Five Questions With Richard Lui, NBC and MSNBC News Anchor &
Campaign Ambassador for “We’re the Changing Face of America”Richard Lui Facebook: @richklui Twitter: @RichardLui
1. Can you tell us where you went to college and what you studied?
I got my AA at City College of San Francisco, my BA at UC Berkeley, and my MBA at Ross School of Business at the University of Michigan. At Berkeley I studied rhetoric, what some call a “BA in BS.” Whatever you call it, I picked rhetoric because it was a mix of practice and theory in the study of argumentation. I thought the training would not only help me in everyday interactions, since I was a bit shy in high school, but also in my then plans to attend law school.
2. What is the best lesson you learned while in college?
I learned several important lessons in college. First, study what you want, but take note of the practical things that can help you achieve future plans. Second, try things, make mistakes, readjust, and try again. I changed majors three times at Berkeley. I tried three different jobs with three different career paths each summer as well. Finally, go to college when you’re ready. I worked for four years at Mrs. Fields® cookies after high school. Then, at age 21, I returned to education. If corralled to one-size-fits-all, we often make the wrong choice.
3. Was there a time when you stumbled in college and were able to recover? How did you overcome the difficulty?
To satisfy my school foreign language requirements I chose Mandarin. I figured, I’m of Chinese descent; I should try to learn how to speak the language. My brain didn’t cooperate. My experience: Take Chinese 1, fail, take Chinese 1 again, pass, take Chinese 2, fail, take Chinese 2 again, pass. That was high school. At Berkeley it was the same fail-pass cycle. So after years of staying up late with flashcards and character exercises while roommates slept soundly, I let it go. I chose my backup, Spanish, instead because of its practical use in California. I moved to Spain to immerse myself, had flashcards for vocabulary, and focused on building Spanish cultural and language skills simultaneously. Spain changed my life, but so did learning what I couldn’t do well–languages. To me, trying means trying several times, not trying once and giving up.
4. What inspires you to make a change in your community?
I have an obligation to my community. Learning that importance is certainly a work in progress. My volunteer work started when I was 12 at the YMCA as a counselor and volunteer for events benefiting youth programs. This work continued into my 20′s. Later, Ross School of Business gave me a philosophy to ground my work. Our first day on campus the dean gathered the entire class. He said one thing emphatically: “You have an obligation now.” He said we were lucky to get an MBA at Ross, and it was because of our respective communities. Ten years into my latest career as a journalist, I’ve evolved the way I take on that business school challenge. Speaking and hosting at dozens of events a year, I have been able to learn more about the causes I care about while bringing attention to them in ways I couldn’t before. To live in ways outside of the “selfie” mentality has been driven by my parents. One was a schoolteacher, the other a social worker and reverend. Their choice to serve is an example I cannot forget.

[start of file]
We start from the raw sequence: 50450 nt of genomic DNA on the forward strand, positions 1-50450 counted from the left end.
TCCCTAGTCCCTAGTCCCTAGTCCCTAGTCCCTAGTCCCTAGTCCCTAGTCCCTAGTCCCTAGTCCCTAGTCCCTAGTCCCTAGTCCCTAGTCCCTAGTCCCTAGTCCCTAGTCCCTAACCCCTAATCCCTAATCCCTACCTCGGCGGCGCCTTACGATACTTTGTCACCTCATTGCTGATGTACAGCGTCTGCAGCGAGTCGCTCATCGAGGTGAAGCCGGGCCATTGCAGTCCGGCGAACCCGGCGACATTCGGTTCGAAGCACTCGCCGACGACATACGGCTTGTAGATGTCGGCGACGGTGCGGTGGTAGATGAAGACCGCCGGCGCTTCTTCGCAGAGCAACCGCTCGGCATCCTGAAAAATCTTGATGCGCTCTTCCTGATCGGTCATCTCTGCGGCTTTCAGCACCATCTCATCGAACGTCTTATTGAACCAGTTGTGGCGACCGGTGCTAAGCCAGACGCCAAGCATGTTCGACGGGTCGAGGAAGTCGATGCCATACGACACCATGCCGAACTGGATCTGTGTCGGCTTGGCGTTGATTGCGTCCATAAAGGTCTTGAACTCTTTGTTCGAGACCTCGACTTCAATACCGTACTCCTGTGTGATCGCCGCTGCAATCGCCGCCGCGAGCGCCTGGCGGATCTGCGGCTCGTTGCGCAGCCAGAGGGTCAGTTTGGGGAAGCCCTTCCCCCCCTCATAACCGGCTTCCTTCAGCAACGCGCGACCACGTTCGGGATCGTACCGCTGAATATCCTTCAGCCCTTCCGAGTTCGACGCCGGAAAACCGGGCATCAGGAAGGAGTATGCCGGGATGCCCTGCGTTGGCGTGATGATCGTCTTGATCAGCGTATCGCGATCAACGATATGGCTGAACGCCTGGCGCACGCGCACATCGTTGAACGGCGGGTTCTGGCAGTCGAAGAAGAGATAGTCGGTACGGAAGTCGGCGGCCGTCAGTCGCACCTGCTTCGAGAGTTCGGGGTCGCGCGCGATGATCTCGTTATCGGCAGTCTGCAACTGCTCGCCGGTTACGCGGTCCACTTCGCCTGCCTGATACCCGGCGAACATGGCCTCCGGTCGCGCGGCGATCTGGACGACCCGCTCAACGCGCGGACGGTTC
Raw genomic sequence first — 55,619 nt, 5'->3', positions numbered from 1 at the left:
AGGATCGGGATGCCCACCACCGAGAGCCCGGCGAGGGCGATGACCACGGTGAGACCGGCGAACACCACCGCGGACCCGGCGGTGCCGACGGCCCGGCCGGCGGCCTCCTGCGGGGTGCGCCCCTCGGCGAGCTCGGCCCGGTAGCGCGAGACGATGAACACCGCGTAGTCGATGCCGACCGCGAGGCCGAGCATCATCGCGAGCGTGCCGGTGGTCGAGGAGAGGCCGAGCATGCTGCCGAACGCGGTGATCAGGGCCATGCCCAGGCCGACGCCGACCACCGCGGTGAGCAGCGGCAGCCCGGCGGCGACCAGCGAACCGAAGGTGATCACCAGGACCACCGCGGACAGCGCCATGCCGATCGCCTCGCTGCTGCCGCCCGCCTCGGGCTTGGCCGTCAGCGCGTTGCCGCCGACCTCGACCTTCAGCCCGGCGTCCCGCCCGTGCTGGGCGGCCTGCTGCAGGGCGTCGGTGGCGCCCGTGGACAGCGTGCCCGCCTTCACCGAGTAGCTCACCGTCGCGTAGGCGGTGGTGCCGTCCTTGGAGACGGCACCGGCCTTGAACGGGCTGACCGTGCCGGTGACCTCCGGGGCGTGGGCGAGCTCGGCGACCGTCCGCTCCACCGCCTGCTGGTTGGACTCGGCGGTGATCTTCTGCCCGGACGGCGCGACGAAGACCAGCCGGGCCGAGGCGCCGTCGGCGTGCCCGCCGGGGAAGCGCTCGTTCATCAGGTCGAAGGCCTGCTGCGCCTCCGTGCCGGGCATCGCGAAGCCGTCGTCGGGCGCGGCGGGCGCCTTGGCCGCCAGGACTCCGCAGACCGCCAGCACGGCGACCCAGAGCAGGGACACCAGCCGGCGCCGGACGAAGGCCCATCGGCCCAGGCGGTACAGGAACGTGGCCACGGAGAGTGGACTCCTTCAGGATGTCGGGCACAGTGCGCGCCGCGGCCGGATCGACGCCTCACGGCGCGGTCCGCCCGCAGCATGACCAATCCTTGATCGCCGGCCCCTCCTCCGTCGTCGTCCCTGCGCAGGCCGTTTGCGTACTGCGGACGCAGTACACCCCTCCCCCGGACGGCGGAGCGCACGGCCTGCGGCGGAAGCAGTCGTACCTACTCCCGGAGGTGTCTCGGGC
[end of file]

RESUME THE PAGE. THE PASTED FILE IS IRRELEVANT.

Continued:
5. How can students or community members get involved to make a difference in their community?
Join groups at your school that reach out to the community and are not only interest clubs. At Michigan for instance they have a Community Consulting group where business students can use their training to help non-profits while practicing what they learn in class. You can also look for a community organization that works in the space you care about and volunteer five or 10 hours a week. One example is human trafficking. When I’m speaking on the subject, some will be driven to act but aren’t sure of the best way. The best way is to find the local anti-human trafficking non-profit group. They know the space and can help you learn it. With that knowledge, when you’re ready you can branch out to more specialized volunteer work for the cause you care about. And don’t worry about the position you have; [worry] more about what the organization is doing. Get in there. Roll up your sleeves and learn.
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About the “Five Questions With…” Blog Series
“Five Questions With…” is a blog series—presented by the “We’re the Changing Face of America” campaign—featuring the stories of students, public officials, business professionals, entertainers, and other notable Asian American and Pacific Islander (AAPI) leaders. These individuals are sharing their experiences in higher education to help inspire today’s generation of AAPI students to reach for success.
About the “We’re the Changing Face of America” Campaign
The “We’re the Changing Face of America” campaign is a national public awareness effort dedicated to increasing access and completion among Asian American and Pacific Islander (AAPI) students, the fastest-growing student population in U.S. colleges and universities. Launched in March 2013 by the Asian & Pacific Islander American Scholarship Fund (APIASF) and the National Commission on Asian American and Pacific Islander Research in Education (CARE)—the leading AAPI student- and research-focused organizations, respectively—the campaign works through strategic partnerships to help ensure that access and success challenges experienced by the AAPI student population do not continue. The campaign supports the Partnership for Equity in Education through Research project, which works to improve educational outcomes for AAPI students.
What five questions would you ask AAPI leaders about their college experience? Let us know in the comments section below or send an email to email@example.com!